Hort1culturepostharvest Handling

Cultivation-Agronomic Considerations

Canola is a cool season crop that requires more available moisture than wheat, as well as cool night temperatures to recover from hot and dry weather. Hence, canola is usually grown at the wetter and cooler margins of the cereal-growing regions of Canada and other countries.

Because B. juncea (mustard) is more heat and drought tolerant than the rapeseed cultivars B. napus and B. rapa, a double-low germplasm of B. juncea has been developed in Canada and is being tested for its potential as an oilseed crop in the dry prairie region of western Canada. This approach is seen as the most promising means of increasing the production area for "canola-type" oilseeds in Canada.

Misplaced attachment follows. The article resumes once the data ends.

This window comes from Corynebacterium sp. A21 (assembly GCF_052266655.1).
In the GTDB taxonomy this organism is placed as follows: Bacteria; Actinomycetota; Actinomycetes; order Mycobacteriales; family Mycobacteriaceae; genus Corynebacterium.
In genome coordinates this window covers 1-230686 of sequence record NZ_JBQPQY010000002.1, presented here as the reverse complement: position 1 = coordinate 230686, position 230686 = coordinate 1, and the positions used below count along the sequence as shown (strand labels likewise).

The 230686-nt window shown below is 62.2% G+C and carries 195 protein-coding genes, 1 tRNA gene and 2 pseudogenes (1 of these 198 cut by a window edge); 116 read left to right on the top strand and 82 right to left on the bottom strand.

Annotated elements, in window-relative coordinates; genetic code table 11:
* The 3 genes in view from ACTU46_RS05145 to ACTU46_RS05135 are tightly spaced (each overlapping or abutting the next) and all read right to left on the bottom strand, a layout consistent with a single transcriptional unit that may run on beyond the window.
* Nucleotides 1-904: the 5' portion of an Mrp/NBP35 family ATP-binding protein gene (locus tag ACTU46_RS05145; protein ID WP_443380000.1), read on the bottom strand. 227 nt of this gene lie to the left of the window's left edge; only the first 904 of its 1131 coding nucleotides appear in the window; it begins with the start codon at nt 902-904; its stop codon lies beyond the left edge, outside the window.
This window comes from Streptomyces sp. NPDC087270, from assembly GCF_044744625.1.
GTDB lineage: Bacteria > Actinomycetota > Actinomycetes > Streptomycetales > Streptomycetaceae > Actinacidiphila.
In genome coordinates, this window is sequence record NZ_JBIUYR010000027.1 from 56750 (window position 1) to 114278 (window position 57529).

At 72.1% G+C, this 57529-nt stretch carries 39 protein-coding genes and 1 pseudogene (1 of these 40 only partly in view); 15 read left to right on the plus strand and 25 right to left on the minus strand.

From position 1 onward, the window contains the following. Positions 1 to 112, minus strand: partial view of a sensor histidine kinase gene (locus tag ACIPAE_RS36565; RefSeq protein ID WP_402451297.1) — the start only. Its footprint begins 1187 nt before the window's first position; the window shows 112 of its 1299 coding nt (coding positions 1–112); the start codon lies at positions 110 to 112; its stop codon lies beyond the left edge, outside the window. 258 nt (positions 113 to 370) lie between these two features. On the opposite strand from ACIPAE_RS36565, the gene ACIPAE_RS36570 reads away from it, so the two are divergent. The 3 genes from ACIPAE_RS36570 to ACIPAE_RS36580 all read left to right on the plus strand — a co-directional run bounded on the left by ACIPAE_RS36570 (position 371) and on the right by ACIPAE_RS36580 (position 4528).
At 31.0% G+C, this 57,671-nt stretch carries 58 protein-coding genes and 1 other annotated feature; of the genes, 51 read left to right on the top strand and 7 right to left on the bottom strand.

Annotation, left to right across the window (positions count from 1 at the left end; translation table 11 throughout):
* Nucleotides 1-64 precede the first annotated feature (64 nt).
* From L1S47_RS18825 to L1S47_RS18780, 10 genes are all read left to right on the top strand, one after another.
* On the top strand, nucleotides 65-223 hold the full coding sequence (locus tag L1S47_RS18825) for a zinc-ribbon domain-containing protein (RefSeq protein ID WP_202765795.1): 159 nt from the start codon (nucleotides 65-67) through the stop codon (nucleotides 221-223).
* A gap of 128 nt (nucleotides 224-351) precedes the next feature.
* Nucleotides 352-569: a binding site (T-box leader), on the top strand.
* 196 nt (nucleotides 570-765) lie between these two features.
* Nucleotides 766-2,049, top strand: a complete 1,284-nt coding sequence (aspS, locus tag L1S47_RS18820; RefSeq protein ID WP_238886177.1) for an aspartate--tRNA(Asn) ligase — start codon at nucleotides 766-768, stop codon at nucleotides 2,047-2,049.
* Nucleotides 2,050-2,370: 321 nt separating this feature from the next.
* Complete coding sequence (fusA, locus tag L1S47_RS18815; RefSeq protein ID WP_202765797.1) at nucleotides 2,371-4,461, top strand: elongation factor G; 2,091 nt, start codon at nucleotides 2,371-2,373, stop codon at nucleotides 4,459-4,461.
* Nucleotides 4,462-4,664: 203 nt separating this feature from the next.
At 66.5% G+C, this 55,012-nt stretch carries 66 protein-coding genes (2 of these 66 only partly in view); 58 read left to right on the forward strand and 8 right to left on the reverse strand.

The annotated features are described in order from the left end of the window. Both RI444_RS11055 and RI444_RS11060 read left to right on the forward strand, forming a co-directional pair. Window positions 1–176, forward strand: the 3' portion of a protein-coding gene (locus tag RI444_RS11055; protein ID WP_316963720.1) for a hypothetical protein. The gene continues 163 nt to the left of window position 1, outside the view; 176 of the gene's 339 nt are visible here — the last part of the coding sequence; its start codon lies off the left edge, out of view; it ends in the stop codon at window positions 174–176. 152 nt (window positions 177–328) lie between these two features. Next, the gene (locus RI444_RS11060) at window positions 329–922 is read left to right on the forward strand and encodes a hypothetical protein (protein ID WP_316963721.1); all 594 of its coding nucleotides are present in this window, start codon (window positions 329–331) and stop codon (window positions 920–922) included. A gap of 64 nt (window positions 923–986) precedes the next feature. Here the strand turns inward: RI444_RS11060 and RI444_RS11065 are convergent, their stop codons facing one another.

Although rapeseed grows well on a variety of soils, it does best on loamy soils that do not crust and impede seedling emergence (18). Good yields are also obtained on light and heavy soils if rainfall, fertilization, and drainage are adequate (12). Canola is moderately tolerant to saline soils and has greater moisture requirements than cereals. Canola also requires more intensive management practices; for a good crop, the need for nitrogen is 20% higher than for a comparable cereal crop. Certified seed is usually used for sowing to ensure absence of mustard or weeds and the quality characteristics of the cultivar.

Canola is grown in Canada on summer fallow or cereal stubble land. From an agronomic viewpoint, the crop fits

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